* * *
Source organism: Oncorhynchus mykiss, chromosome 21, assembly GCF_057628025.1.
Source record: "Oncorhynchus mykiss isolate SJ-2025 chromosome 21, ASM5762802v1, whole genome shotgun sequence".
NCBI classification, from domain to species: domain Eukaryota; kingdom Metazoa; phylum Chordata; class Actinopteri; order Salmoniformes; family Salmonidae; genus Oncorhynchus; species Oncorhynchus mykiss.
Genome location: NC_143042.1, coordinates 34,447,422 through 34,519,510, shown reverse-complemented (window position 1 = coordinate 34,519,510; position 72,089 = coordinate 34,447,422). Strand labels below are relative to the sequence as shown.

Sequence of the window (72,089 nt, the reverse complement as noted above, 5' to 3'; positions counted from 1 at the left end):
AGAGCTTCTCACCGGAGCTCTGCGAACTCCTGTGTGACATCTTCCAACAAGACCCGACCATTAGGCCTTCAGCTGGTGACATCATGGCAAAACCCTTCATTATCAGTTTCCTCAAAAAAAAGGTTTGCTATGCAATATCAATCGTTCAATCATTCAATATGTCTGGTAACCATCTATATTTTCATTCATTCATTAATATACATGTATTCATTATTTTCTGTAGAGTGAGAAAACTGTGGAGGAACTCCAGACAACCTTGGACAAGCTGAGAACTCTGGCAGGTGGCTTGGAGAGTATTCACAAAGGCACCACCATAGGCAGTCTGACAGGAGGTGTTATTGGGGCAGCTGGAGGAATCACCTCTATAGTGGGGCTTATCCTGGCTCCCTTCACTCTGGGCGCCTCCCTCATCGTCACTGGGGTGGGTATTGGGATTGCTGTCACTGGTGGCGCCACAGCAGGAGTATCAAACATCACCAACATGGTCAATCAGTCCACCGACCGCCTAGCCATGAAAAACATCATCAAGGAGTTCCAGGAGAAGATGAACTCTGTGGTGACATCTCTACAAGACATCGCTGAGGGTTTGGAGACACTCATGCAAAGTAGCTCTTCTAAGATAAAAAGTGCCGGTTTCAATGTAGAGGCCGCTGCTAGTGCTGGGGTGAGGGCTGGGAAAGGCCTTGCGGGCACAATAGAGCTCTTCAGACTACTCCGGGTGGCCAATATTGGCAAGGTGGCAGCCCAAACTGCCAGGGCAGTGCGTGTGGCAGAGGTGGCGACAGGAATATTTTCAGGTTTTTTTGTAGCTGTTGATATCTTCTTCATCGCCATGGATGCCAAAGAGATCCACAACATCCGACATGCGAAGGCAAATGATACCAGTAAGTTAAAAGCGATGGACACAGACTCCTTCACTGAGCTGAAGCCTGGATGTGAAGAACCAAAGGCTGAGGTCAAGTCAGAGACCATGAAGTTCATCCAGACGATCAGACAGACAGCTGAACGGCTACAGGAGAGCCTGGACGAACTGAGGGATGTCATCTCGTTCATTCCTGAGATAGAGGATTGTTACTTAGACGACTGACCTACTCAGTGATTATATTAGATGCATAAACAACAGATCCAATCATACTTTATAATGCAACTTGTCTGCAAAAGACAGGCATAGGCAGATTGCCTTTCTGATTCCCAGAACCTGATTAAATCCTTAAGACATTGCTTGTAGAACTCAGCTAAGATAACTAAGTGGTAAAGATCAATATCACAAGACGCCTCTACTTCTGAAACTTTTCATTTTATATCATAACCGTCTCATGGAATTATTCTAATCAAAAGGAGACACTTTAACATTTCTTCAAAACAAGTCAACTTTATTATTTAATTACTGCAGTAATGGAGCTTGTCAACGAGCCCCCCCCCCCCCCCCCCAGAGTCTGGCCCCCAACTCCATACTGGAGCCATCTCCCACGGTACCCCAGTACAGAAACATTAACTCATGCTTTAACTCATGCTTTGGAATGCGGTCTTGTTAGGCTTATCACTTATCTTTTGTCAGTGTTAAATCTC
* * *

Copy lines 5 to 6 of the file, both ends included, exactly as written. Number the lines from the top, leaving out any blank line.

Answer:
Sequence of the window (72,089 nt, the reverse complement as noted above, 5' to 3'; positions counted from 1 at the left end):
AGAGCTTCTCACCGGAGCTCTGCGAACTCCTGTGTGACATCTTCCAACAAGACCCGACCATTAGGCCTTCAGCTGGTGACATCATGGCAAAACCCTTCATTATCAGTTTCCTCAAAAAAAAGGTTTGCTATGCAATATCAATCGTTCAATCATTCAATATGTCTGGTAACCATCTATATTTTCATTCATTCATTAATATACATGTATTCATTATTTTCTGTAGAGTGAGAAAACTGTGGAGGAACTCCAGACAACCTTGGACAAGCTGAGAACTCTGGCAGGTGGCTTGGAGAGTATTCACAAAGGCACCACCATAGGCAGTCTGACAGGAGGTGTTATTGGGGCAGCTGGAGGAATCACCTCTATAGTGGGGCTTATCCTGGCTCCCTTCACTCTGGGCGCCTCCCTCATCGTCACTGGGGTGGGTATTGGGATTGCTGTCACTGGTGGCGCCACAGCAGGAGTATCAAACATCACCAACATGGTCAATCAGTCCACCGACCGCCTAGCCATGAAAAACATCATCAAGGAGTTCCAGGAGAAGATGAACTCTGTGGTGACATCTCTACAAGACATCGCTGAGGGTTTGGAGACACTCATGCAAAGTAGCTCTTCTAAGATAAAAAGTGCCGGTTTCAATGTAGAGGCCGCTGCTAGTGCTGGGGTGAGGGCTGGGAAAGGCCTTGCGGGCACAATAGAGCTCTTCAGACTACTCCGGGTGGCCAATATTGGCAAGGTGGCAGCCCAAACTGCCAGGGCAGTGCGTGTGGCAGAGGTGGCGACAGGAATATTTTCAGGTTTTTTTGTAGCTGTTGATATCTTCTTCATCGCCATGGATGCCAAAGAGATCCACAACATCCGACATGCGAAGGCAAATGATACCAGTAAGTTAAAAGCGATGGACACAGACTCCTTCACTGAGCTGAAGCCTGGATGTGAAGAACCAAAGGCTGAGGTCAAGTCAGAGACCATGAAGTTCATCCAGACGATCAGACAGACAGCTGAACGGCTACAGGAGAGCCTGGACGAACTGAGGGATGTCATCTCGTTCATTCCTGAGATAGAGGATTGTTACTTAGACGACTGACCTACTCAGTGATTATATTAGATGCATAAACAACAGATCCAATCATACTTTATAATGCAACTTGTCTGCAAAAGACAGGCATAGGCAGATTGCCTTTCTGATTCCCAGAACCTGATTAAATCCTTAAGACATTGCTTGTAGAACTCAGCTAAGATAACTAAGTGGTAAAGATCAATATCACAAGACGCCTCTACTTCTGAAACTTTTCATTTTATATCATAACCGTCTCATGGAATTATTCTAATCAAAAGGAGACACTTTAACATTTCTTCAAAACAAGTCAACTTTATTATTTAATTACTGCAGTAATGGAGCTTGTCAACGAGCCCCCCCCCCCCCCCCCCAGAGTCTGGCCCCCAACTCCATACTGGAGCCATCTCCCACGGTACCCCAGTACAGAAACATTAACTCATGCTTTAACTCATGCTTTGGAATGCGGTCTTGTTAGGCTTATCACTTATCTTTTGTCAGTGTTAAATCTC